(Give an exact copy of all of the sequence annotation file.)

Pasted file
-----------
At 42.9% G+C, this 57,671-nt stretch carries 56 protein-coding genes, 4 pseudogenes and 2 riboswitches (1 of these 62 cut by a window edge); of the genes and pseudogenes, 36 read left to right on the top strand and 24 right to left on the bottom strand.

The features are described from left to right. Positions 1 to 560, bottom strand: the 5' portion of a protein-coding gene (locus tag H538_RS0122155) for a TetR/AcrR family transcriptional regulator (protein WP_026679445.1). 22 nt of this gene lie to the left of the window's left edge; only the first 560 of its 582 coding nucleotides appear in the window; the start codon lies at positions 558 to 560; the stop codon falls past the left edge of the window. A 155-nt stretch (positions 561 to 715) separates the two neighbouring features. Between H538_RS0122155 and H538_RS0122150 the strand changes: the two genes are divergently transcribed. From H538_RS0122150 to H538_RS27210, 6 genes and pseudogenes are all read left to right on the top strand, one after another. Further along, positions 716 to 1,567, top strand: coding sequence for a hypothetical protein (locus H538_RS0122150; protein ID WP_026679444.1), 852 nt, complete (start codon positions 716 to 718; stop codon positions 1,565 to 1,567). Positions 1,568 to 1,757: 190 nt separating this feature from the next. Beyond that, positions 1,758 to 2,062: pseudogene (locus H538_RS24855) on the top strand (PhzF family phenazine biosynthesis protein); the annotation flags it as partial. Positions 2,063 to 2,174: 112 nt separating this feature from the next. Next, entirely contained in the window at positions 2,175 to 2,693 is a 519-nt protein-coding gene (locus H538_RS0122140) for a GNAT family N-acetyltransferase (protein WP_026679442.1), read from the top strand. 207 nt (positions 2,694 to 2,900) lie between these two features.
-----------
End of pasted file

At 42.9% G+C, this 57,671-nt stretch carries 56 protein-coding genes, 4 pseudogenes and 2 riboswitches (1 of these 62 cut by a window edge); of the genes and pseudogenes, 36 read left to right on the top strand and 24 right to left on the bottom strand.

The features are described from left to right. Positions 1 to 560, bottom strand: the 5' portion of a protein-coding gene (locus tag H538_RS0122155) for a TetR/AcrR family transcriptional regulator (protein WP_026679445.1). 22 nt of this gene lie to the left of the window's left edge; only the first 560 of its 582 coding nucleotides appear in the window; the start codon lies at positions 558 to 560; the stop codon falls past the left edge of the window. A 155-nt stretch (positions 561 to 715) separates the two neighbouring features. Between H538_RS0122155 and H538_RS0122150 the strand changes: the two genes are divergently transcribed. From H538_RS0122150 to H538_RS27210, 6 genes and pseudogenes are all read left to right on the top strand, one after another. Further along, positions 716 to 1,567, top strand: coding sequence for a hypothetical protein (locus H538_RS0122150; protein ID WP_026679444.1), 852 nt, complete (start codon positions 716 to 718; stop codon positions 1,565 to 1,567). Positions 1,568 to 1,757: 190 nt separating this feature from the next. Beyond that, positions 1,758 to 2,062: pseudogene (locus H538_RS24855) on the top strand (PhzF family phenazine biosynthesis protein); the annotation flags it as partial. Positions 2,063 to 2,174: 112 nt separating this feature from the next. Next, entirely contained in the window at positions 2,175 to 2,693 is a 519-nt protein-coding gene (locus H538_RS0122140) for a GNAT family N-acetyltransferase (protein WP_026679442.1), read from the top strand. 207 nt (positions 2,694 to 2,900) lie between these two features.